Whether you live in a wildfire hazard severity zone (FHSZ), a FEMA flood zone, or a hurricane evacuation zone, home hardening can help protect your property from significant damage during natural disasters. According to environmental lawyer and director of Rice University’s SSPEED Center Jim Blackburn in an article for Houston Public Media, “20% [to] 25% of the city of Houston is in an evacuation zone.” As such, this post will focus on home hardening tips for hurricane season in Houston – where our flagship studio is located and many of our clients live. From reinforcing windows and doors to elevating electrical systems, here’s how to better protect your Houston home against hurricanes.
What is Home Hardening?
Home hardening is the process of making your home more resilient to flooding, high winds, flying debris, and other severe weather during hurricanes, wildfires, and storm surges. The primary goal of home hardening is to strengthen the structure and improve its ability to withstand the forces and hazards associated with these events – thereby reducing damage and protecting residents.
Home hardening measures are generally implemented post-construction during renovation and remodeling. However, the recent increase in extreme weather events has led many builders, architects, designers, and homeowners to prioritize disaster resilience during the initial planning phases of new construction. Below are a few examples of home hardening measures for properties in hurricane, earthquake, flood, wildfire, and tornado risk zones.
Hurricane and Flood Home Hardening Measures
- Reinforce the roof with hurricane straps or clips.
- Install impact-resistant windows and doors or add storm shutters.
- Secure garage doors to withstand high winds.
- Trim trees and shrubs around the property to prevent branches from detaching and impacting the home.
- Elevate electrical systems and either raise or relocate mechanical systems above flood levels to prevent water damage and danger to residents.
- Select wind and water-resistant building materials like steel and concrete.
- Seal gaps around doors and windows to prevent water infiltration.
- Install sump pumps and French drains to manage excess water that gathers during floods.
Earthquake Home Hardening Measures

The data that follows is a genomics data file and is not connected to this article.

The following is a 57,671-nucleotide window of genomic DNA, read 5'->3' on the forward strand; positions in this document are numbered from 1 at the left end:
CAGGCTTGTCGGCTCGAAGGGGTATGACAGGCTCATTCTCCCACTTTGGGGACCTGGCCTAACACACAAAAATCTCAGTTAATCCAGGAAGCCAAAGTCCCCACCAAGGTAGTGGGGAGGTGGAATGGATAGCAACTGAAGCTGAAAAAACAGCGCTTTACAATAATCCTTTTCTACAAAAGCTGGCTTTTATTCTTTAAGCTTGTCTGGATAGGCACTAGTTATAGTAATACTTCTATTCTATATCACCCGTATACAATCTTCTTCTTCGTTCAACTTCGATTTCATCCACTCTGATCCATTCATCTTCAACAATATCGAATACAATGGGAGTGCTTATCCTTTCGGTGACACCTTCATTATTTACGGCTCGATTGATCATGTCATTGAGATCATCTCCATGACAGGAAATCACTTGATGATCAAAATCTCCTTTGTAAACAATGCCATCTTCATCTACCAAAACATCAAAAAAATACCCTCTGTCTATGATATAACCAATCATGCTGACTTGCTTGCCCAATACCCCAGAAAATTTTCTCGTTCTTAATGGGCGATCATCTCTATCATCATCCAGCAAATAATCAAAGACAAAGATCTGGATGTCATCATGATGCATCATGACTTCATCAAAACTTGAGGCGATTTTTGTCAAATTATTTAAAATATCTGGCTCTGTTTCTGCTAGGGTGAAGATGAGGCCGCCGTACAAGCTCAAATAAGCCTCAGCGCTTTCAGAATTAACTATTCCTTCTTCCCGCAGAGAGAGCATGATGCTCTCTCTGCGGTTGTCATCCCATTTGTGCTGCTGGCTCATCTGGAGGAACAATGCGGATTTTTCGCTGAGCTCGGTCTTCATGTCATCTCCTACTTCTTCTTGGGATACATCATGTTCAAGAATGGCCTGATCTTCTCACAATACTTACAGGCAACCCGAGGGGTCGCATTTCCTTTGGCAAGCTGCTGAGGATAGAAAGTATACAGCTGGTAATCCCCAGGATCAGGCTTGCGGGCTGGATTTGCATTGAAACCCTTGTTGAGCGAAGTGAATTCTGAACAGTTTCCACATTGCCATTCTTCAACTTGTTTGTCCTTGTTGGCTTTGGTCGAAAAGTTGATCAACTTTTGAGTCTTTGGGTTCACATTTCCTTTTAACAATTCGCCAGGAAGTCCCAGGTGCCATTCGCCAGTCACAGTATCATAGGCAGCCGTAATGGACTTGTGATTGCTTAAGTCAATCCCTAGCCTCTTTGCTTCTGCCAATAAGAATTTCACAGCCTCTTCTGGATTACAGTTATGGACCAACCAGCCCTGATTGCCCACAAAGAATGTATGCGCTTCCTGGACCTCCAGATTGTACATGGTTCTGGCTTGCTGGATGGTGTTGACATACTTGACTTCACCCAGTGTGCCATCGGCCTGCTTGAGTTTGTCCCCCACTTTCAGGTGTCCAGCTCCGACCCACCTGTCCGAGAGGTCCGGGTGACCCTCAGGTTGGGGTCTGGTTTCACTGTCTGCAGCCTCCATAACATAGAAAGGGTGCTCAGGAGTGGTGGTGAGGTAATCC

- Anchor heavy furniture like china cabinets and appliances to the walls so they do not tip during an earthquake.
- Retrofit the foundation to make it more resistant during ground movement.
- Use flexible utility connections to prevent gas and water leaks.
- Install automatic gas shut-off valves to prevent fires.
- Reinforce walls and chimneys to prevent collapse when the ground moves.
Wildfire Home Hardening Measures
- Select fire-resistant roofing and other building materials.
- Create defensible space around the home by clearing flammable vegetation and following all abatement requirements set by your city.
- Install non-combustible siding.
- Enclose eaves to prevent embers from catching them on fire.
- Opt for tempered or double-paned glass windows to reduce the risk of shattering from heat.
Tornado Home Hardening Measures
- Install a tornado safe room or shelter in the home.
- Reinforce walls, roofs, and connections with bracing and other elements to resist strong winds.
- Securely anchor outdoor structures and furniture like sheds and fences.
Which Types of Homes Are Least Susceptible to Damage During Hurricanes?
If building a new home in Houston or a hurricane evacuation zone elsewhere in the U.S., you might consider architecture designed to resist gale force winds, flying debris, and storm surges. In a 2007 paper for the New Jersey Institute of Technology, civil engineer Rima Taher, PhD describes key architectural features of hurricane-resistant homes.
According to Taher, homes with the best chance of surviving a hurricane relatively unscathed are square or geodesic dome homes with multiple roof slopes, short eaves, and elevated ground floors. If elevated, lower levels are less likely to suffer flood damage. With short eaves and multiple slopes, the roof is less likely to fail.
As Taher writes in the paper, “structural failure [during a hurricane] is often progressive.” Securing and reinforcing each segment of the home is essential to protecting it from damage. In terms of materials, the following typically perform better during hurricanes.
Hurricane-Resistant Building Materials for Houston Homes
Reinforced Concrete and Insulated Concrete Forms (ICF)
Homes constructed entirely or primarily with reinforced concrete, including walls, roofs, and foundations, are highly resistant to hurricane impacts. Concrete is a robust building material that can withstand the forces and pressures exerted by strong winds and flying debris.